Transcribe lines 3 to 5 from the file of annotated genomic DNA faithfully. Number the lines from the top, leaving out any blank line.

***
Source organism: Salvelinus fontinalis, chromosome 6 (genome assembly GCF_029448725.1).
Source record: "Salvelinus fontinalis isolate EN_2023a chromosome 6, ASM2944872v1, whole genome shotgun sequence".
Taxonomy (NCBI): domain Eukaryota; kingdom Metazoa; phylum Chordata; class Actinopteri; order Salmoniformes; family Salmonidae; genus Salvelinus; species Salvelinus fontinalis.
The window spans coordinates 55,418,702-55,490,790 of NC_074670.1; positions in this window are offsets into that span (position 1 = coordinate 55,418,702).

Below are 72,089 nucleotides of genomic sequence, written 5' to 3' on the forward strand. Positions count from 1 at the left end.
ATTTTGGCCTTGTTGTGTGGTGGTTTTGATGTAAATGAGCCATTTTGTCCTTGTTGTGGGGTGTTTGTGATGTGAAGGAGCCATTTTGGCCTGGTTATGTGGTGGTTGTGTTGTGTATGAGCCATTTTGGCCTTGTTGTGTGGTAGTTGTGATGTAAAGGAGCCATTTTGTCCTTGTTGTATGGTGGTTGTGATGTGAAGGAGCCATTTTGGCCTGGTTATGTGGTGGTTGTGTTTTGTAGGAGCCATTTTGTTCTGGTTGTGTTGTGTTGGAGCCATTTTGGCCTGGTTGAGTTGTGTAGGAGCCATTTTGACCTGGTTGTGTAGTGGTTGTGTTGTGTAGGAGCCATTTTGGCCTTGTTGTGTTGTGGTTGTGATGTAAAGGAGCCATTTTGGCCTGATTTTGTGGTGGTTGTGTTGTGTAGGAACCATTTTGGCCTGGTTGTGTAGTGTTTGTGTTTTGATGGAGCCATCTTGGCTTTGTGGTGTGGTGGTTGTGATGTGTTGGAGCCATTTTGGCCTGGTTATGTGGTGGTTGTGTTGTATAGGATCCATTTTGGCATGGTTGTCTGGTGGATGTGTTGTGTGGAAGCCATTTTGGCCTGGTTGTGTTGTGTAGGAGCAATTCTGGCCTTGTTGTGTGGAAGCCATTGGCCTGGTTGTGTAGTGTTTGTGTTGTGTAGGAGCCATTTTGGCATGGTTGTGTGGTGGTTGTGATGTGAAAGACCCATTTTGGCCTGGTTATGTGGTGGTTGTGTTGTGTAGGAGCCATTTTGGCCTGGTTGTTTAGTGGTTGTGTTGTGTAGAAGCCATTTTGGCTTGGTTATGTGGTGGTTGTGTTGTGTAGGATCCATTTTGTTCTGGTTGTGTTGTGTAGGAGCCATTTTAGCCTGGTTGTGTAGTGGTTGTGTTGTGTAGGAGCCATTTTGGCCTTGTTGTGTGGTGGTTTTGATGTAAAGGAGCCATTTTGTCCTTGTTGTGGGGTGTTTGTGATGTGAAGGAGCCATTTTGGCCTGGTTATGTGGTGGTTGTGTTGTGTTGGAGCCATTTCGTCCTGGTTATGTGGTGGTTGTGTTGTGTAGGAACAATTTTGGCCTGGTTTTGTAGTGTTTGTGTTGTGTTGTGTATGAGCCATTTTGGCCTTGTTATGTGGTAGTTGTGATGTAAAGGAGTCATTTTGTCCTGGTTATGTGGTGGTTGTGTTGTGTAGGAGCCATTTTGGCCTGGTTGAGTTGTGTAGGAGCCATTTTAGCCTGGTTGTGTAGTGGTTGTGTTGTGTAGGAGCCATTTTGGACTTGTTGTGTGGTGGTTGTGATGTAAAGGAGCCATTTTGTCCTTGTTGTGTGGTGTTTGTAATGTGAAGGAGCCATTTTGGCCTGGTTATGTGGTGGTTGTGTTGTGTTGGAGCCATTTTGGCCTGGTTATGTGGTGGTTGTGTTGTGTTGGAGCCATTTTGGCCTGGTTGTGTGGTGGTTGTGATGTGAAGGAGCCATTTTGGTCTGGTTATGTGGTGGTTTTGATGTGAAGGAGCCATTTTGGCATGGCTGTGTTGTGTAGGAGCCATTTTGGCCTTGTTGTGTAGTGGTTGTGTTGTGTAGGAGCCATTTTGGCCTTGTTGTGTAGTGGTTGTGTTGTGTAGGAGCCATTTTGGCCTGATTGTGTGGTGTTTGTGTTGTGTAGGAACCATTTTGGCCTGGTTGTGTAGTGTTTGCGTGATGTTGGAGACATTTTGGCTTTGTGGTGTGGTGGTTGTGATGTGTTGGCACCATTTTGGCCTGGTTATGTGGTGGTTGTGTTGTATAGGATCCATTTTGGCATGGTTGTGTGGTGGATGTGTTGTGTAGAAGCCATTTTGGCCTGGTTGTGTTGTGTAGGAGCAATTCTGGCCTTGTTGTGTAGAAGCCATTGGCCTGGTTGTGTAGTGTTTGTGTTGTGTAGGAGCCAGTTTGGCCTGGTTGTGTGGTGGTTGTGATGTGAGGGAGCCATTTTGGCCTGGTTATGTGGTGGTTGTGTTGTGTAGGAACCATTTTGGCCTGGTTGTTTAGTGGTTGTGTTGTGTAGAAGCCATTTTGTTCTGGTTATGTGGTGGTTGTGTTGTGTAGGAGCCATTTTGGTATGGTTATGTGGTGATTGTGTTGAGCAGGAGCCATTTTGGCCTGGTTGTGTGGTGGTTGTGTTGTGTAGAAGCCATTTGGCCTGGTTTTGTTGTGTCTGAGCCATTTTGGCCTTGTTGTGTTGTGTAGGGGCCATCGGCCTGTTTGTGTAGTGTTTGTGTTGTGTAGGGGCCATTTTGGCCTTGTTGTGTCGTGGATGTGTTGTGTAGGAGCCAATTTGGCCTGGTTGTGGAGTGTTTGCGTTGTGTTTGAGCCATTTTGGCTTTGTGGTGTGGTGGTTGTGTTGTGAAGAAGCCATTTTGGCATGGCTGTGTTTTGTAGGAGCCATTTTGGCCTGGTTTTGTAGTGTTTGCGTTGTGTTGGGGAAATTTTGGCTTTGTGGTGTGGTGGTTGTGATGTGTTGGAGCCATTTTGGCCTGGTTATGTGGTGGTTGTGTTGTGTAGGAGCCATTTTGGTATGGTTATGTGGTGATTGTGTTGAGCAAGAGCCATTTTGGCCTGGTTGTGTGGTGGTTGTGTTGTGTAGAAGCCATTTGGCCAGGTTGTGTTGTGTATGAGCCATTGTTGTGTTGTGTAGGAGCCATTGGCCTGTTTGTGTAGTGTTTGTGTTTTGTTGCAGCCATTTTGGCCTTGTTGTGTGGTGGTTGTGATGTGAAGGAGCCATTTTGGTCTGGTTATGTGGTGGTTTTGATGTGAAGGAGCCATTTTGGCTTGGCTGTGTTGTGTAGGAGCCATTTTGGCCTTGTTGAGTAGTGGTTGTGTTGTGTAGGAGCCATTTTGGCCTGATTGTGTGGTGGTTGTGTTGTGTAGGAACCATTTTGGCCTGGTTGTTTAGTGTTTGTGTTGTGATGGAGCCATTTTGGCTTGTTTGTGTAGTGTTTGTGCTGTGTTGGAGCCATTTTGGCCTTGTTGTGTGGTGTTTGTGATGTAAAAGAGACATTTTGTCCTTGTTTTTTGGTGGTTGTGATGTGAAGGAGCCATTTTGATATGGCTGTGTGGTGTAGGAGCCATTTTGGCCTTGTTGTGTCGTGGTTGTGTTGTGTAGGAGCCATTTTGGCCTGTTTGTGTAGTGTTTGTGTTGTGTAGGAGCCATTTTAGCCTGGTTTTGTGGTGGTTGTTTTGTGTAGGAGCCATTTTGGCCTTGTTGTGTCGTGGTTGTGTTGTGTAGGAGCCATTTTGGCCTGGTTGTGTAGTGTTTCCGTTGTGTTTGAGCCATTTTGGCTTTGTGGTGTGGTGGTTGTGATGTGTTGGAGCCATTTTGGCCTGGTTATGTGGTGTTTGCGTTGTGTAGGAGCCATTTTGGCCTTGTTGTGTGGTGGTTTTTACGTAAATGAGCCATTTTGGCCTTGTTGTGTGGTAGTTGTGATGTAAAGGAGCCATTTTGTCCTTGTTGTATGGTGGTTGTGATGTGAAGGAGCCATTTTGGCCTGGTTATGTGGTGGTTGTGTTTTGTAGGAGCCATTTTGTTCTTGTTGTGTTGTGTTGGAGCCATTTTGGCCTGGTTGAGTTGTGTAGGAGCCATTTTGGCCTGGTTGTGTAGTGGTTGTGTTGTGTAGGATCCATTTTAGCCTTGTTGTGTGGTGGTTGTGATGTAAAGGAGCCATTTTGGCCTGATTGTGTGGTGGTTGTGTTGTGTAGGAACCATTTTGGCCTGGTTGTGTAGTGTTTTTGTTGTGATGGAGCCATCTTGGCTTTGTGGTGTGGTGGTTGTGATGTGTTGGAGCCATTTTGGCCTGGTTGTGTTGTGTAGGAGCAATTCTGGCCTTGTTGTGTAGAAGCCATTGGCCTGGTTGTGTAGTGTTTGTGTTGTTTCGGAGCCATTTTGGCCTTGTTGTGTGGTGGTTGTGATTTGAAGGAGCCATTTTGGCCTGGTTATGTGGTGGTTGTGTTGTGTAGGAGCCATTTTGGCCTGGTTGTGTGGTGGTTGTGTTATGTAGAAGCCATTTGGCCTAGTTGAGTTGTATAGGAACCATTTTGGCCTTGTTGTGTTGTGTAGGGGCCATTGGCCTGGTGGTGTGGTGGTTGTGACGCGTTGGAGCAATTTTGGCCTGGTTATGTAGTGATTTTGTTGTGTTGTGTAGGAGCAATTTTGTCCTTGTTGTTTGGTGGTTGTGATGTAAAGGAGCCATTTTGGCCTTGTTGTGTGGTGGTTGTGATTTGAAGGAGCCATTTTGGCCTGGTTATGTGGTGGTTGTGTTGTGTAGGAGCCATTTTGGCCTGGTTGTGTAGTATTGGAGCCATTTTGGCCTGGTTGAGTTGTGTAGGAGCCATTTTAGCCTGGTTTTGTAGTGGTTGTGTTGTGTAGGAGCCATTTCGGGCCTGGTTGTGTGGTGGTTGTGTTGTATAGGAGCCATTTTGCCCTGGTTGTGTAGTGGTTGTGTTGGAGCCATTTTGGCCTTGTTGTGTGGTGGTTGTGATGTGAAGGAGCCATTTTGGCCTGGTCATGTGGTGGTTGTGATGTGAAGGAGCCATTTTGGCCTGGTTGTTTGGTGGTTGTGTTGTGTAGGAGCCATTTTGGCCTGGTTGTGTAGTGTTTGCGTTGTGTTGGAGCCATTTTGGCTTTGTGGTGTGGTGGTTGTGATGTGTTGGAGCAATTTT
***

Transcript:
Taxonomy (NCBI): domain Eukaryota; kingdom Metazoa; phylum Chordata; class Actinopteri; order Salmoniformes; family Salmonidae; genus Salvelinus; species Salvelinus fontinalis.
The window spans coordinates 55,418,702-55,490,790 of NC_074670.1; positions in this window are offsets into that span (position 1 = coordinate 55,418,702).

Below are 72,089 nucleotides of genomic sequence, written 5' to 3' on the forward strand. Positions count from 1 at the left end.